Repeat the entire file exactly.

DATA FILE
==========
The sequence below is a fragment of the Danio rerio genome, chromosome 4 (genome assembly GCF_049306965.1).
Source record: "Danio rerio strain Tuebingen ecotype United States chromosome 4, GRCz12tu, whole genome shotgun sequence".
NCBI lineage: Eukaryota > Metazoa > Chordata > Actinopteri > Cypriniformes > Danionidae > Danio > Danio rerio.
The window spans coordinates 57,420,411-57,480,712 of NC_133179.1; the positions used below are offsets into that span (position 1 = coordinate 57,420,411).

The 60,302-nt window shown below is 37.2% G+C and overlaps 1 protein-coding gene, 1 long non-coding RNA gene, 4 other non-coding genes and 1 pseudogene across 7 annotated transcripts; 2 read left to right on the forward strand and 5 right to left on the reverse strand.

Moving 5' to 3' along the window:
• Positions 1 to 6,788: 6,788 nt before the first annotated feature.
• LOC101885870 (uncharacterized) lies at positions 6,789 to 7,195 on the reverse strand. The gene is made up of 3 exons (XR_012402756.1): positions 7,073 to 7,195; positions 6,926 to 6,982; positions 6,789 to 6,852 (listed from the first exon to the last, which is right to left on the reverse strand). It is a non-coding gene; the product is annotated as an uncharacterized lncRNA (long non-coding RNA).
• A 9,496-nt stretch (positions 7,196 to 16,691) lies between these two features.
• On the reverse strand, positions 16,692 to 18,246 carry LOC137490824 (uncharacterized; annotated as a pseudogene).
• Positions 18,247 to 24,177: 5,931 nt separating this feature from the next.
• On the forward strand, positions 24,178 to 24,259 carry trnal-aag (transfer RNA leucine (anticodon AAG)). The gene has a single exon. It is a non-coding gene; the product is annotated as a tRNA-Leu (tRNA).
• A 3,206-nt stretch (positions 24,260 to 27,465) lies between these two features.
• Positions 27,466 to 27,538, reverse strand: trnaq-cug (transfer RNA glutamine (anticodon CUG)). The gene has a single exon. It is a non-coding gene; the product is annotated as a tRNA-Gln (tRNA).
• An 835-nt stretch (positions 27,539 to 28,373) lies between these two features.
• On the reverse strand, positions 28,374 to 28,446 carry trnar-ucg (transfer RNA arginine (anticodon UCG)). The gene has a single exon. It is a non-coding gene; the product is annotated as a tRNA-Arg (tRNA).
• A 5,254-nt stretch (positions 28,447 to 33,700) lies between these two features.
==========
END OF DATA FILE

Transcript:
The sequence below is a fragment of the Danio rerio genome, chromosome 4 (genome assembly GCF_049306965.1).
Source record: "Danio rerio strain Tuebingen ecotype United States chromosome 4, GRCz12tu, whole genome shotgun sequence".
NCBI lineage: Eukaryota > Metazoa > Chordata > Actinopteri > Cypriniformes > Danionidae > Danio > Danio rerio.
The window spans coordinates 57,420,411-57,480,712 of NC_133179.1; the positions used below are offsets into that span (position 1 = coordinate 57,420,411).

The 60,302-nt window shown below is 37.2% G+C and overlaps 1 protein-coding gene, 1 long non-coding RNA gene, 4 other non-coding genes and 1 pseudogene across 7 annotated transcripts; 2 read left to right on the forward strand and 5 right to left on the reverse strand.

Moving 5' to 3' along the window:
• Positions 1 to 6,788: 6,788 nt before the first annotated feature.
• LOC101885870 (uncharacterized) lies at positions 6,789 to 7,195 on the reverse strand. The gene is made up of 3 exons (XR_012402756.1): positions 7,073 to 7,195; positions 6,926 to 6,982; positions 6,789 to 6,852 (listed from the first exon to the last, which is right to left on the reverse strand). It is a non-coding gene; the product is annotated as an uncharacterized lncRNA (long non-coding RNA).
• A 9,496-nt stretch (positions 7,196 to 16,691) lies between these two features.
• On the reverse strand, positions 16,692 to 18,246 carry LOC137490824 (uncharacterized; annotated as a pseudogene).
• Positions 18,247 to 24,177: 5,931 nt separating this feature from the next.
• On the forward strand, positions 24,178 to 24,259 carry trnal-aag (transfer RNA leucine (anticodon AAG)). The gene has a single exon. It is a non-coding gene; the product is annotated as a tRNA-Leu (tRNA).
• A 3,206-nt stretch (positions 24,260 to 27,465) lies between these two features.
• Positions 27,466 to 27,538, reverse strand: trnaq-cug (transfer RNA glutamine (anticodon CUG)). The gene has a single exon. It is a non-coding gene; the product is annotated as a tRNA-Gln (tRNA).
• An 835-nt stretch (positions 27,539 to 28,373) lies between these two features.
• On the reverse strand, positions 28,374 to 28,446 carry trnar-ucg (transfer RNA arginine (anticodon UCG)). The gene has a single exon. It is a non-coding gene; the product is annotated as a tRNA-Arg (tRNA).
• A 5,254-nt stretch (positions 28,447 to 33,700) lies between these two features.